“To Midwife Revolutions”


I drove down to DC last Friday night with a couple of friends, through fog on highways that were surprisingly quiet even near the city. Saturday morning, we took the Metro in from an outlying station around 7am. There was a trickle of other pink-hatted riders, and scattered others on the sidewalks around Farragut Square, but the streets were as subdued as I have ever seen them in the district. We were heading for a pre-march coffee meetup at the Association for Women in Science, but were early, so we walked a loop down to Lafayette Square, still blockaded with fences and stands from inauguration, to glimpse the White House. Other than the security fences and the leftover concrete barriers shuffled awkwardly to the side of the street, there were few signs of the activities the day before.

By the time we left the AWIS offices at 9, the streams were full with a steady stream converging on the Mall. Our group – marked by “I Support Women In STEM” buttons and a higher percentage of climate change signs – headed along Independence Ave until we ran into the back of the crowd near the Hirshorn museum (and, thankfully, one of the telecast screens). When the rally started, there was no getting pumped up – the crowd was in full throated fury from the start. The biggest names at the rally have gotten a lot of press – and there were many great speeches with fiery rhetoric – but the pieces that struck the deepest and felt the realest were  performances like Aja Monet’s poem “My Mother Was A Freedom Fighter:” “Spitting on her thumb, she smeared shame from her children’s cheek.” Amanda Nguyen, a sexual assault survivor and founder of Rise, a group that is campaigning for the passage of the Sexual Assault Survivors’ Bill of Rights (which just became law in Massachusetts),  refer to her work and ours as “the endless pursuit of a more perfect union.” And if you need an antidote to the Dumpster-in-Chief’s apocalyptic and infantile speech patterns, Sophie Cruz, a six-year-old immigration activist, stood on stage with her family and spoke simply and beautifully about immigrants: “We are here together making a chain of love, to protect our families…Let us fight with love, faith, and courage so that our families will not be destroyed.” At the end of her speech, repeated in English and Spanish, the crowd chanted her name, and “Si se puede.”

The march was meant to start around 1pm, and by 2pm, with no sign of movement on Independence Ave, chants of “March! March!” were starting, interrupting even speakers like Angela Davis. Without an overhead view and with no cell coverage to follow the news, it was hard to tell just how many people were there – I didn’t realize until later when things did start to move that the whole Mall had filled. It was clear from the way the organizers talked that they were stalling for time; the sheer number that showed up meant that it was impossible to march along the planned route, and we found out later that there was a lot of back and forth between the organizers and the officials about what to do.  As people got more antsy, the rally organizers brought out the big guns – Alicia Keys, Janelle Monae, and eventually Madonna. Janelle Monae’s back and forth with the Mothers of the Movement – mothers of those killed by police- and the audience, chanting Say Her/His Name was one of the strongest moments of the day.

Eventually, the announcement was made to head to the White House, by any way that you could find across the Mall and to 14th Street. Inside the stream of people, we pooled onto the Ellipse, gave another round of chants, and were ushered aside to disperse so that the next wave of marchers could get close to the fence. As energizing and electric as it felt to be gathered there however many hundreds of thousands strong, something about the format felt backwards – shouldn’t the march be first, and then the rally, with the fiery speeches laying out a list of demands? A lot has been said about what the March might have actually accomplished, especially as an intersectional event that folded many causes into its tent. It’s true that it wasn’t an event with a single concrete goal to accomplish, fueled as it was by opposition to every perverse priority of the current Republican government. It functions most clearly as both a call to arms and a shot across the bows to the new administration; the chant that I liked the best was this one: “Welcome to your first day. We won’t go away.” It felt amazing to be part of such historic display of strength and numbers and anger, but everything depends on what comes next and whether that sense of thwarted momentum puts itself to work birthing a real movement and fueling real resistance.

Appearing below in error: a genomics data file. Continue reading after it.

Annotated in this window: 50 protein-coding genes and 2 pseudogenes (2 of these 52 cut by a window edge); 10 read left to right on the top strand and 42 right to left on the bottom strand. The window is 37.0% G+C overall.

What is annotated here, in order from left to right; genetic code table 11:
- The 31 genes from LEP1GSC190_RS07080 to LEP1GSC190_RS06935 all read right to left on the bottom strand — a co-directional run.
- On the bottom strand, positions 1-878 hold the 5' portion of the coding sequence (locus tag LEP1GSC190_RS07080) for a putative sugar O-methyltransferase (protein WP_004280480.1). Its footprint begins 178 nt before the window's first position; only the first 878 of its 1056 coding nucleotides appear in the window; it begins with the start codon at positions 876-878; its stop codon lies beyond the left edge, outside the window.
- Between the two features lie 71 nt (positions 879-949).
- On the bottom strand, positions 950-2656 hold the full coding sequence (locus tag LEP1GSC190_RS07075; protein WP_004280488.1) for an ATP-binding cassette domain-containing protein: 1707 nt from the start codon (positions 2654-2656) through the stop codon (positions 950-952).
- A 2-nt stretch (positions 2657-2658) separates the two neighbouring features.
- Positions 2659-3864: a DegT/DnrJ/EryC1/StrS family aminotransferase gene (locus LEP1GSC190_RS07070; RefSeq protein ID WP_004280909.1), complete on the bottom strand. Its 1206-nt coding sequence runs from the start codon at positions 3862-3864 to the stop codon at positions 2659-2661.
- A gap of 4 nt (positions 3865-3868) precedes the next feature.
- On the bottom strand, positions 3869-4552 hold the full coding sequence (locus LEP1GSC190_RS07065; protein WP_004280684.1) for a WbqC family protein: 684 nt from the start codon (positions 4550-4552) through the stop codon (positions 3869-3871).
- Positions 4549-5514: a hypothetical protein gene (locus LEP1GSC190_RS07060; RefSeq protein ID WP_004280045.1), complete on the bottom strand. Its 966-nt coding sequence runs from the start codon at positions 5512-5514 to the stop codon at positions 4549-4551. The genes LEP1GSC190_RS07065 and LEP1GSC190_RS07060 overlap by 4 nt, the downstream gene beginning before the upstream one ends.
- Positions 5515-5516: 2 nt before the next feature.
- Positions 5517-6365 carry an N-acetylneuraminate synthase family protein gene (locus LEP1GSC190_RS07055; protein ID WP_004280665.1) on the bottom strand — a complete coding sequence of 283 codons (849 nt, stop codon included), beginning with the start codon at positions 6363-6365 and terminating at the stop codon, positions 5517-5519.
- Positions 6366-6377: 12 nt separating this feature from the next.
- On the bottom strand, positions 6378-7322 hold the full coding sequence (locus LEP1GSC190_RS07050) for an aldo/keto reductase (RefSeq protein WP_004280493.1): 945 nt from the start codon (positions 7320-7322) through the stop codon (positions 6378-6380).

Part of what comes next appears to be another march, as the March for Science gets off the ground in the wake of this week’s avalanche of censorship for federal scientific agencies. Things move fast in strange times. Keeping on top of a constant flow of new fights and urgent actions is nearly impossible right now, but here are some resources I’m trying to follow:

  • There are local Indivisible groups all around the country, including one for the NY23 district: https://www.indivisibleguide.com/. There, you can coordinate with others to contact your representatives and organize rallies, phone calls, and letter campaigns.
  • My Civic Workout (https://www.mycivicworkout.com/) will send you a weekly newsletter with 5 min, 10 min, 30 min, and “marathon” actions.
  • I’ve also followed or subscribed to email updates from my county and district Democratic Party committees as well as groups like the Democratic Women of the Southern Tier and the local chapter of the Progressive Action Network (NYPAN of the Southern Finger Lakes). Between them all, there’s a regular schedule of meetings tackling the need to get Dems into local and state offices in the next few years.





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